Last week’s Sutton Trust international summit on Advancing Access and Admissions for students from low and middle income backgrounds produced plenty of headlines. John Jerrim’s research showed the extent to which achievement is not the only reason why able students don’t go to leading universities, and that this is an issue the world over. Vince Cable rightly suggested that university need not be the only route to top jobs.
Oxford’s director of undergraduate admissions, Mike Nicholson, provided the quote of the week in one panel session: “I really don’t care whether candidates are poor and bright or rich and bright. I want the bright ones. If they’re thick and rich, they’re the ones I’m hoping our process can exclude.”
But for me a fascinating lesson of the summit was the extent to which universities in different countries differ in the way they admit students.
Stuart Schmill from MIT and Rebekah Westphal from Yale described how needs blind admission – making university effectively free to children from homes with an income below $65,000 a year – is used to attract a more diverse student population.
Crucially, as Marlyn McGrath from Harvard explained, their process is designed to identify future leaders as well as create a diverse student body. Of course they want young people with good test scores, but not necessarily the best test scores. They want those students who are most likely to make a real contribution to the future of their country.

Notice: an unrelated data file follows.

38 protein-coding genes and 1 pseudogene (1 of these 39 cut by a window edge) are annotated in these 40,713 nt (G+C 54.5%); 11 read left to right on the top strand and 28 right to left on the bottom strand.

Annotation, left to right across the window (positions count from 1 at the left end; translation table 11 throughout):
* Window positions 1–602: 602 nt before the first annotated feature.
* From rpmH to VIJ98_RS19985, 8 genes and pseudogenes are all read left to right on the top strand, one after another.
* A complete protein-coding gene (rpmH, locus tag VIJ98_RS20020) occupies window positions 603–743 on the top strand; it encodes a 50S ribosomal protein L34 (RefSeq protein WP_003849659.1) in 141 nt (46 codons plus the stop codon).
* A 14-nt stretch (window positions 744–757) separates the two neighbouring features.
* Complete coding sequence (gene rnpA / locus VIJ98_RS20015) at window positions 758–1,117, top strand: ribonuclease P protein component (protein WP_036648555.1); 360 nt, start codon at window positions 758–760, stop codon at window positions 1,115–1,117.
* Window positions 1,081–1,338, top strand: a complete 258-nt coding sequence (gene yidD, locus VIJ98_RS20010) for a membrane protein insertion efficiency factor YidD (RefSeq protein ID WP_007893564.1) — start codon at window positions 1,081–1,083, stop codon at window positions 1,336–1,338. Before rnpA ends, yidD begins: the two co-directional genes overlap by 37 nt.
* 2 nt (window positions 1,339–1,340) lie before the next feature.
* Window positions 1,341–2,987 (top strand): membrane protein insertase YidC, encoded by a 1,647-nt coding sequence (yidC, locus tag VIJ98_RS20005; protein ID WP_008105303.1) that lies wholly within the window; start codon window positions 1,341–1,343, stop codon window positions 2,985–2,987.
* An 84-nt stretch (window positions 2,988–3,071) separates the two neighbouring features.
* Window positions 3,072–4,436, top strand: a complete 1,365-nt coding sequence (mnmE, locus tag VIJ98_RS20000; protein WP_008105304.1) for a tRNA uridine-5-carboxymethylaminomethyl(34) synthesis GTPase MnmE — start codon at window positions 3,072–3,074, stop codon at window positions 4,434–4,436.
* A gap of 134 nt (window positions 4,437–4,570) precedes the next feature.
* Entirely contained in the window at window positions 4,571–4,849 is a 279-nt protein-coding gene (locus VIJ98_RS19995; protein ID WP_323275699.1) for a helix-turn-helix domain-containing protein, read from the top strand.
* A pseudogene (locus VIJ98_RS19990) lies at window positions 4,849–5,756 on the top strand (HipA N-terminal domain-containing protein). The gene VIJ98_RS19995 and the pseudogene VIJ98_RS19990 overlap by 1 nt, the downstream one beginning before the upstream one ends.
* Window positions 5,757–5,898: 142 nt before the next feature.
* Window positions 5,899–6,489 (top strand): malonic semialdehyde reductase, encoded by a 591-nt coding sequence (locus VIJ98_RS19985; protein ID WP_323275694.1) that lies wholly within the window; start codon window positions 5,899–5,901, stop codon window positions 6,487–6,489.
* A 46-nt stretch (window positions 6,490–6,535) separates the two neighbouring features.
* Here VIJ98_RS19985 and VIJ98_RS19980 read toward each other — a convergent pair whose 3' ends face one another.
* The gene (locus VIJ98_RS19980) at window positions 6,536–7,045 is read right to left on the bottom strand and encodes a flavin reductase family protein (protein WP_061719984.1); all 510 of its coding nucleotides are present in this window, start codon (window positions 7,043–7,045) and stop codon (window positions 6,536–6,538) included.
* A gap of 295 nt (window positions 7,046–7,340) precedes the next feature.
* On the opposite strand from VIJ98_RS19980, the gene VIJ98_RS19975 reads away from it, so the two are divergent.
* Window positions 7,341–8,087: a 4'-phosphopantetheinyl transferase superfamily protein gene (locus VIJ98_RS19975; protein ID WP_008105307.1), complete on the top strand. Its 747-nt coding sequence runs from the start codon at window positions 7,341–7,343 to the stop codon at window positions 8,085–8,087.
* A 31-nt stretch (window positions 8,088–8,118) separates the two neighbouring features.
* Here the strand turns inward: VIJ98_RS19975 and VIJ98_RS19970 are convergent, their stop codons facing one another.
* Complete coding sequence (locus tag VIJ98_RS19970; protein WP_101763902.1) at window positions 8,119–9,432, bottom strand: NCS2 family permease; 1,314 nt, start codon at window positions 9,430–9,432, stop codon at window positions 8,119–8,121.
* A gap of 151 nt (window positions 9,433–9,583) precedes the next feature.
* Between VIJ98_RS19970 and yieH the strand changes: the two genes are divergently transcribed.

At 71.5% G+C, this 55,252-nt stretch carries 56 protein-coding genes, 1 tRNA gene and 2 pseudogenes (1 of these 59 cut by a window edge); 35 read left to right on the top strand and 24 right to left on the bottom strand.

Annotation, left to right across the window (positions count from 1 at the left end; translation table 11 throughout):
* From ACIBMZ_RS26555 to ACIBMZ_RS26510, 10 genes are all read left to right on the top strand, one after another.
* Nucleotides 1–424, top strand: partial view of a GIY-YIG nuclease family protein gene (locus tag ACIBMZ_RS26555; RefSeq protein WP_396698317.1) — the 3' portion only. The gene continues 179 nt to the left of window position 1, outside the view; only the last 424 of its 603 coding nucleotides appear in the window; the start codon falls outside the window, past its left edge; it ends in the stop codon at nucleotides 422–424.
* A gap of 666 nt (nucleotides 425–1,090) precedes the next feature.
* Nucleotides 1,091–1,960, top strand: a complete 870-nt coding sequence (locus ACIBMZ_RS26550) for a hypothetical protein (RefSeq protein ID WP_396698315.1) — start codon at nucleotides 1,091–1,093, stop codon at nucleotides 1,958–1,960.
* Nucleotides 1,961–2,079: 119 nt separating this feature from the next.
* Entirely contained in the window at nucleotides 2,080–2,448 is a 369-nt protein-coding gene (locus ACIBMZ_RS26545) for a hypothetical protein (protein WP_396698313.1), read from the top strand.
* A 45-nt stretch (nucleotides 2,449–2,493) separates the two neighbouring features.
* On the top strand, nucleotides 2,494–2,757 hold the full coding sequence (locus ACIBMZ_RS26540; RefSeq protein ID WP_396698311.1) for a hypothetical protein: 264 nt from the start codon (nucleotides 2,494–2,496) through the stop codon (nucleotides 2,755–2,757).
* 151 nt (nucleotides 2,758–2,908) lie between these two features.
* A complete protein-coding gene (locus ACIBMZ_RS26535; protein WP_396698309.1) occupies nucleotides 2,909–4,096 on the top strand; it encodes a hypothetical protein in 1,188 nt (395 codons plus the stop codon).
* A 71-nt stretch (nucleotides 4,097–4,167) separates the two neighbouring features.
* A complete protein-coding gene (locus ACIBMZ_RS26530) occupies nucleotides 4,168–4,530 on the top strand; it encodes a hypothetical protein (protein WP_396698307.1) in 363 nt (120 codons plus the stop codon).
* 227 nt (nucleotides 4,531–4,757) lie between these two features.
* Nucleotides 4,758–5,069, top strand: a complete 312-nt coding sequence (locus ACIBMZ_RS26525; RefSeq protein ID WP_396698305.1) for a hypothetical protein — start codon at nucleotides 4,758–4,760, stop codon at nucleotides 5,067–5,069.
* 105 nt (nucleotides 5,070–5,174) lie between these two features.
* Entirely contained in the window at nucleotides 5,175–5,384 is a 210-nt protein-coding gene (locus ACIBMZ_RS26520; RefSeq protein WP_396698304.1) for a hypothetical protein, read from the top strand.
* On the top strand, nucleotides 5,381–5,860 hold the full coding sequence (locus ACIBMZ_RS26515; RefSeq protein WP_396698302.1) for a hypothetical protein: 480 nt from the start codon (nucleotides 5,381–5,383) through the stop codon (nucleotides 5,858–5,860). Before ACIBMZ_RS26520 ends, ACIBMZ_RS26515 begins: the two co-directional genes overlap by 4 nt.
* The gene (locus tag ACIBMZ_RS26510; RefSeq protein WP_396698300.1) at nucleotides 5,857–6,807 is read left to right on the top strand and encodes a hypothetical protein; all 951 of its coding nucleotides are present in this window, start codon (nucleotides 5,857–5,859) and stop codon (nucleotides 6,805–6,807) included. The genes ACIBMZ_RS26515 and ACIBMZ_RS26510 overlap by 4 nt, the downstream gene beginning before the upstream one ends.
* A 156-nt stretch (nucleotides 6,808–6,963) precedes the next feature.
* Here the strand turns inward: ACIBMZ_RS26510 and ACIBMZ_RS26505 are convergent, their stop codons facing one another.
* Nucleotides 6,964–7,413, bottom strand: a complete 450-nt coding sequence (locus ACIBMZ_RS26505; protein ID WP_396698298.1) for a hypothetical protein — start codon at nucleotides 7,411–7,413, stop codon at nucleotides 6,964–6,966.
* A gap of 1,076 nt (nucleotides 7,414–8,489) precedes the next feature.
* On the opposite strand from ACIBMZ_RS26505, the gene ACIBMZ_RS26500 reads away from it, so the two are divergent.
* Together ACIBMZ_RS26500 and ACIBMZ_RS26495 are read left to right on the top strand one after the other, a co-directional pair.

Sally Mapstone from Oxford and Jon Beard from Cambridge have both done a great deal to improve outreach in recent years, and they described many of the programmes they operate to link with schools and colleges, and to reach able young people wherever they are.
They are hampered by the UK’s data protection laws which make it harder to reach out to those showing potential in their school tests, but they are still much more focused on test scores than their American counterparts. That was one reason why Jon Beard was so critical of Michael Gove’s plans to do away with the links between AS levels and A levels, as Cambridge uses AS levels to predict how students will perform in their A-levels and to award provisional places on this basis.
On a completely different tack Olle ten Cate described how the entry to Dutch medical schools was based on a lottery which awards places randomly to students achieving a threshold in their school results and he lamented plans to change the system. Aline de Salines, Director of the Fondation Dauphine in Paris, put much emphasis on supporting students from less advantaged backgrounds at university as in recruiting them in the first place.
The lesson from these contributions seems to me three-fold. First, we can all learn from each other on how to improve outreach, how to use data more effectively and how to balance grades with context. Contextual admissions, as some of our UK delegates ruefully acknowledged, are not dirty words in US university admissions, but just how it’s done.
The second lesson is on affordability. Of course, the best known US universities have large endowment funds to pay for needs blind admissions. Only Oxford and Cambridge would make the Top 20 in a US league table on endowments. But there are also other important cultural differences which were highlighted by the debate surrounding some of John Jerrim’s research.